The Division on Civil Rights is investigating allegations of discrimination involving the Millville Municipal Court that were raised by a municipal judge.
The investigation will also encompass whether any person or entity has engaged in unlawful retaliation in response to those allegations.
A statement from Attorney General Matthew J. Platkin said, “The division is committed to conducting a full, fair, and independent investigation, and will not comment further while the investigation remains ongoing.”
A Cumberland County judge claimed that defendants with Latino-sounding last names were not being given the option of attending virtual hearings.
About a month later, Millville Municipal Court Judge Jason Witcher said the alleged discrimination was still going on in his courtroom. Witcher also is a municipal judge in the city of Bridgeton and in Carneys Point Township in Salem County.
Witcher said during a virtual court session that about 145 defendants were scheduled to appear before him for traffic offenses and other municipal matters, but few appeared to have Latino-sounding surnames.
Witcher directed a statement go into the court record at the end of his morning session on Monday, Dec. 5. The court office on Dec. 7 then released audio-only electronic copies of the session to news media, on request.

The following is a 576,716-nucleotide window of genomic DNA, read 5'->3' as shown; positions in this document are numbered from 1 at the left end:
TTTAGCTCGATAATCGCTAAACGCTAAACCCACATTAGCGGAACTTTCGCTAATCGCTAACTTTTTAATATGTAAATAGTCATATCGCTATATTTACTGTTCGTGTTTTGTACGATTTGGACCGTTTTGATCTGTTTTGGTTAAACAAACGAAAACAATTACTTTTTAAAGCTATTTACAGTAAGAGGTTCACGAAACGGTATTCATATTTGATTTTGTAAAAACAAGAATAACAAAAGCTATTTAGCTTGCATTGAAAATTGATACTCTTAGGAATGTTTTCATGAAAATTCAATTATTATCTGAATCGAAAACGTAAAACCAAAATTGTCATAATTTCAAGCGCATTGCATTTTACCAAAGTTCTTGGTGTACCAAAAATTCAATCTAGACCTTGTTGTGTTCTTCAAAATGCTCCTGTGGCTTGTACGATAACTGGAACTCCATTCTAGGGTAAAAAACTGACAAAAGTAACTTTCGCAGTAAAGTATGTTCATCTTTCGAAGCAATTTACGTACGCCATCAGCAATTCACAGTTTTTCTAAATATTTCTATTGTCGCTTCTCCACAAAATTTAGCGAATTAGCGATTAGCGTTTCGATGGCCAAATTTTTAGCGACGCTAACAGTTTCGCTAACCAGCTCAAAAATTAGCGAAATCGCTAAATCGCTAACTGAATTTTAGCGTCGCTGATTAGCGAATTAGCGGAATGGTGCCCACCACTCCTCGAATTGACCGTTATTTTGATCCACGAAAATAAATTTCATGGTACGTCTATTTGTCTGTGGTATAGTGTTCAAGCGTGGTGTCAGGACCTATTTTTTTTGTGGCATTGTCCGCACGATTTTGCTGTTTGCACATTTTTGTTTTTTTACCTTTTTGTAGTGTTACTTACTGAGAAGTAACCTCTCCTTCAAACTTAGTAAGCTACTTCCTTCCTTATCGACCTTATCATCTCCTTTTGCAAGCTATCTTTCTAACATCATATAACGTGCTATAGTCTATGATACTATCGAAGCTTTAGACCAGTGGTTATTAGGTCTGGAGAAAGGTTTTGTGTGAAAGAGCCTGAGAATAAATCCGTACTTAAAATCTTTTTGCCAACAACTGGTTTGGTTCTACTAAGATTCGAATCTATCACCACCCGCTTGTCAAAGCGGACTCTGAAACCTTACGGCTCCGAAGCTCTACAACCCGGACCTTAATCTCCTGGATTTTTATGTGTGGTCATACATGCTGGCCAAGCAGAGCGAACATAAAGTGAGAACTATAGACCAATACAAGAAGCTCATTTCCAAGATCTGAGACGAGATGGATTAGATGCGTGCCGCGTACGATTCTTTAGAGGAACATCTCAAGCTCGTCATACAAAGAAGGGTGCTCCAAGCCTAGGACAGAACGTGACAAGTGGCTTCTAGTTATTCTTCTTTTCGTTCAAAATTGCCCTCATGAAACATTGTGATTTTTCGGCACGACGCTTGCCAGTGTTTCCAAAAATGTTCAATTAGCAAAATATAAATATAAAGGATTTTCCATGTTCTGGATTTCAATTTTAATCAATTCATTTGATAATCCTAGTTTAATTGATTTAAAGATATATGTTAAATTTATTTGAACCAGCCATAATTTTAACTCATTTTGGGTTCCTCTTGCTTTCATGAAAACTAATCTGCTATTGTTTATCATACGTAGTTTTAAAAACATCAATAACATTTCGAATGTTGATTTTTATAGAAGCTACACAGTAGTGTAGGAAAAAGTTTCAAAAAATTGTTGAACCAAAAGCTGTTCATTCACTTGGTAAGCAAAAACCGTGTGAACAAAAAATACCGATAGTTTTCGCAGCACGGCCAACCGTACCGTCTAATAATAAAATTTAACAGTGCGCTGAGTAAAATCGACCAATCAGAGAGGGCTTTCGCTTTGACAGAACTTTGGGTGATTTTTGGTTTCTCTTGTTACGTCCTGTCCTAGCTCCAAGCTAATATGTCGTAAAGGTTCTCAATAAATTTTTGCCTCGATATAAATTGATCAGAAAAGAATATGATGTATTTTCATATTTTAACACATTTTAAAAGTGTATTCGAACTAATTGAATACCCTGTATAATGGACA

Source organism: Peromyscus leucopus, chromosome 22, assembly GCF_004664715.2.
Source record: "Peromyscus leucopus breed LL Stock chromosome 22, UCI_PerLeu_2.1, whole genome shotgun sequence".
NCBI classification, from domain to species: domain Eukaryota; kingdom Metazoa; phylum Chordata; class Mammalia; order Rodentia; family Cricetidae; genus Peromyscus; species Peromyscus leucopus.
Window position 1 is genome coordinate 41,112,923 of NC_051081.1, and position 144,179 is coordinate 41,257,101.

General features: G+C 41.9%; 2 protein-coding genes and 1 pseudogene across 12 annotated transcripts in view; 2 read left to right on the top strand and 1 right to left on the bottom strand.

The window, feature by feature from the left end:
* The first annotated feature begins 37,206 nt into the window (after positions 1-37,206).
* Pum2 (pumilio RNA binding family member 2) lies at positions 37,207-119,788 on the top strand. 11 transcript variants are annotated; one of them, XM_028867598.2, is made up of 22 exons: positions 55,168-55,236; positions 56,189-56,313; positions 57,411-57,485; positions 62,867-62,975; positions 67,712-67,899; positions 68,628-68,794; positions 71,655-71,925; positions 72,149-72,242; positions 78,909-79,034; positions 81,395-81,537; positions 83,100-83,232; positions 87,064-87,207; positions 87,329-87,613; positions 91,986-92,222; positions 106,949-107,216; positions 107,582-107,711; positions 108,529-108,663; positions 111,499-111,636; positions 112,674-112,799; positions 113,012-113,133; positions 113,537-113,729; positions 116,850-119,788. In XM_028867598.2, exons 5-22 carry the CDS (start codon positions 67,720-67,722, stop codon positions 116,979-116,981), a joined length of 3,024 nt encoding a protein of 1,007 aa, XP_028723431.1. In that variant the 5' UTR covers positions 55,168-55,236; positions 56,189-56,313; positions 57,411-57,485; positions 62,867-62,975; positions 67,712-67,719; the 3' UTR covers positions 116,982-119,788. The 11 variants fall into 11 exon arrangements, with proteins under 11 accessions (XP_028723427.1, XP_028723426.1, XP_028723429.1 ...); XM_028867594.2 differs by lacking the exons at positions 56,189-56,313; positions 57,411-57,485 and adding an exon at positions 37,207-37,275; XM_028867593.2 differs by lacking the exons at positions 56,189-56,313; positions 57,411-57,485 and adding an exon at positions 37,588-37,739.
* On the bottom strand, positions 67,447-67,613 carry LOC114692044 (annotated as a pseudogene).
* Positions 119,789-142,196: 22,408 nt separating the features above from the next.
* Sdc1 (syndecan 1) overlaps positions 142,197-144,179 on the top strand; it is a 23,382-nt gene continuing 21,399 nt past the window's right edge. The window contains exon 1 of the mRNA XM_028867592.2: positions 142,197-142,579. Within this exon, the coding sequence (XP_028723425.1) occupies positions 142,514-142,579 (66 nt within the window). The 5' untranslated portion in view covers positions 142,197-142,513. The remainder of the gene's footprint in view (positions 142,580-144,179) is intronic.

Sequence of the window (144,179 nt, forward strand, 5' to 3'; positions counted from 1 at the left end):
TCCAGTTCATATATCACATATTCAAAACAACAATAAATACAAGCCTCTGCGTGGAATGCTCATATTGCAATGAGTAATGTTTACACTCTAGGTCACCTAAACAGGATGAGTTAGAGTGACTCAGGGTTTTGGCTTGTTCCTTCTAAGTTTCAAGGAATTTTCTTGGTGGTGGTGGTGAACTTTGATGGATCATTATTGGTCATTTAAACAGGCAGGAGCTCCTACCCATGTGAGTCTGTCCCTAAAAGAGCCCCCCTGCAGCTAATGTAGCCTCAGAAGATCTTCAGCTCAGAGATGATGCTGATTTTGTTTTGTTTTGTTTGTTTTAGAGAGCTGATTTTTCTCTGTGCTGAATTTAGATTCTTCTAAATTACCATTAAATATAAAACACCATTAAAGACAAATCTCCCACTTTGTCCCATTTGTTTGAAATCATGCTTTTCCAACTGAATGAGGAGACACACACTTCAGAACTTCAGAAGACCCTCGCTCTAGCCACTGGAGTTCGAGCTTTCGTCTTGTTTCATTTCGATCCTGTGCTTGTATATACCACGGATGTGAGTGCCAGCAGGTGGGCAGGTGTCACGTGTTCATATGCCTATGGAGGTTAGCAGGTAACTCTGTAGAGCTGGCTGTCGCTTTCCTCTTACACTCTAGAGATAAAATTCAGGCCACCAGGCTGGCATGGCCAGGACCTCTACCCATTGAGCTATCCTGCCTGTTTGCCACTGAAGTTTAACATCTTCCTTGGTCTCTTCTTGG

Witcher states in a clear portion of the recording: “Just for purposes of the record. That is, that is, on record. … is and has been the most discriminatory thing I have ever been a part of … entire career.”
“I believe that, based on what I did, my career is most likely over,” Witcher said. “If it’s not over, I’m worried about facing reprisals as a result, which in effect would cause me to leave the bench.”
In New Jersey, judges are advised to confine their statements to proceedings in court.
Media questions should be referred to judicial administrative staff.
Witcher aroused public controversy over discrimination in Millville when he noticed few Hispanic appearances in January 2021.
“The Municipal Court docket was lengthy that day, with 76 cases in addition to a trial. The audio recording shows almost all the matters were disposed of in minutes, which is not unusual in municipal courts,” said a report in the Daily Journal.
“A number of defendants listed had Hispanic names. Many, but not all, of them asked to use the services of the court’s interpreter. Cumberland County has a significant population of Spanish-speaking residents,” said the report. “A man with an Hispanic name was the 12th defendant to appear before Witcher that morning, and he required an interpreter. He was the first to be questioned from the bench about his knowledge of an option of appearing for a ‘virtual’ hearing.”
Witcher determined through a series of questions to a defendant that “somebody just assumed you needed to come to court,” and he asked nearly all subsequent defendants similar questions.
Witcher concluded that defendants who had Hispanic names were unaware of the option to appear for a virtual court hearing.
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